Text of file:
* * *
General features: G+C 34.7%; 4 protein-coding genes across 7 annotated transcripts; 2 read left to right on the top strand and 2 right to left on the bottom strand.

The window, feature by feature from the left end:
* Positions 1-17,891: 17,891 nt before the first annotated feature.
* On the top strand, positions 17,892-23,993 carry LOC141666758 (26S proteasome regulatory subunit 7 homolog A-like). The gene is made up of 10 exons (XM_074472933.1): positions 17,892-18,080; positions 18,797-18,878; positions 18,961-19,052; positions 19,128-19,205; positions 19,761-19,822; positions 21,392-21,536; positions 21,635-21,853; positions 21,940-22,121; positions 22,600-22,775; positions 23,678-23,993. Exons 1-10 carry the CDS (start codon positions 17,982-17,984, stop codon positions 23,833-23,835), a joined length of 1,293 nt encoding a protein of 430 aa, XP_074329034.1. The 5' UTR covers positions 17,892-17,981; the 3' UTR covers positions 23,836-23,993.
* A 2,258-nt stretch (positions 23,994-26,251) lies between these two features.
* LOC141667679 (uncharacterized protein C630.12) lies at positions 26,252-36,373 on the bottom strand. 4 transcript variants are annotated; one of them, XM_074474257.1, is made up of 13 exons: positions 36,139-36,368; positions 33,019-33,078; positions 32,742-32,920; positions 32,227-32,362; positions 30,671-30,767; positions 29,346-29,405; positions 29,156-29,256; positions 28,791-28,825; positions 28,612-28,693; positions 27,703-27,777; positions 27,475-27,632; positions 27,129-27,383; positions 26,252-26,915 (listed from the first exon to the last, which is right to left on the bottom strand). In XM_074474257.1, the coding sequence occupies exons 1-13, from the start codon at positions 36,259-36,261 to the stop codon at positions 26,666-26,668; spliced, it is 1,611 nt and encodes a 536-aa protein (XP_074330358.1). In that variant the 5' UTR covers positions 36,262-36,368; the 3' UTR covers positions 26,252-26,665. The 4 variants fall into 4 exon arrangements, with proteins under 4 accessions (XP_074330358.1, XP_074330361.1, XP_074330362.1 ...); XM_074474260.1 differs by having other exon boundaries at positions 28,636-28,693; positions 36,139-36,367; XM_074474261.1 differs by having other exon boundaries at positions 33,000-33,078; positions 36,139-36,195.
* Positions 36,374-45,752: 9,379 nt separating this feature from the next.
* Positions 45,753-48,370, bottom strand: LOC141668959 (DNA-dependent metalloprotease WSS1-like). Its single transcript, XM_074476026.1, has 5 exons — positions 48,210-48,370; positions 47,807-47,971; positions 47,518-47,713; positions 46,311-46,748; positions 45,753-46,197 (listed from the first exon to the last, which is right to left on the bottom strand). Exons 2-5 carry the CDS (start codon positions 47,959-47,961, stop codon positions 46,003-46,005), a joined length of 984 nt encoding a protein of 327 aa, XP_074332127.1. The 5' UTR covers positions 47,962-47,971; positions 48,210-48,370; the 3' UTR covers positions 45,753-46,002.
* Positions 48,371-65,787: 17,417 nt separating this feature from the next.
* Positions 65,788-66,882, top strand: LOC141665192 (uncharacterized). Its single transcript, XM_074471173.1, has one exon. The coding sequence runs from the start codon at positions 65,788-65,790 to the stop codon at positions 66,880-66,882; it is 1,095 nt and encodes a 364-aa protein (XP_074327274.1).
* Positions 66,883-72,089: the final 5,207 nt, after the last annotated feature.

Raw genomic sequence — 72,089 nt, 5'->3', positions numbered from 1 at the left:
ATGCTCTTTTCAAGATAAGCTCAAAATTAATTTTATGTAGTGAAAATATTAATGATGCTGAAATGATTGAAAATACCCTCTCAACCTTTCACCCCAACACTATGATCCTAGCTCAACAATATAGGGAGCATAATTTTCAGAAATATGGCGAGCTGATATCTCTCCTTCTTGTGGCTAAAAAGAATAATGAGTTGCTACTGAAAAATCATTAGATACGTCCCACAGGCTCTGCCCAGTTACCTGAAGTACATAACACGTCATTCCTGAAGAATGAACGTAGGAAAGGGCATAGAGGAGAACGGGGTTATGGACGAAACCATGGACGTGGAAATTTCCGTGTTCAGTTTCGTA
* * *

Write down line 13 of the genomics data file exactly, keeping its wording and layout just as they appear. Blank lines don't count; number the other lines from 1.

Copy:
ATGCTCTTTTCAAGATAAGCTCAAAATTAATTTTATGTAGTGAAAATATTAATGATGCTGAAATGATTGAAAATACCCTCTCAACCTTTCACCCCAACACTATGATCCTAGCTCAACAATATAGGGAGCATAATTTTCAGAAATATGGCGAGCTGATATCTCTCCTTCTTGTGGCTAAAAAGAATAATGAGTTGCTACTGAAAAATCATTAGATACGTCCCACAGGCTCTGCCCAGTTACCTGAAGTACATAACACGTCATTCCTGAAGAATGAACGTAGGAAAGGGCATAGAGGAGAACGGGGTTATGGACGAAACCATGGACGTGGAAATTTCCGTGTTCAGTTTCGTA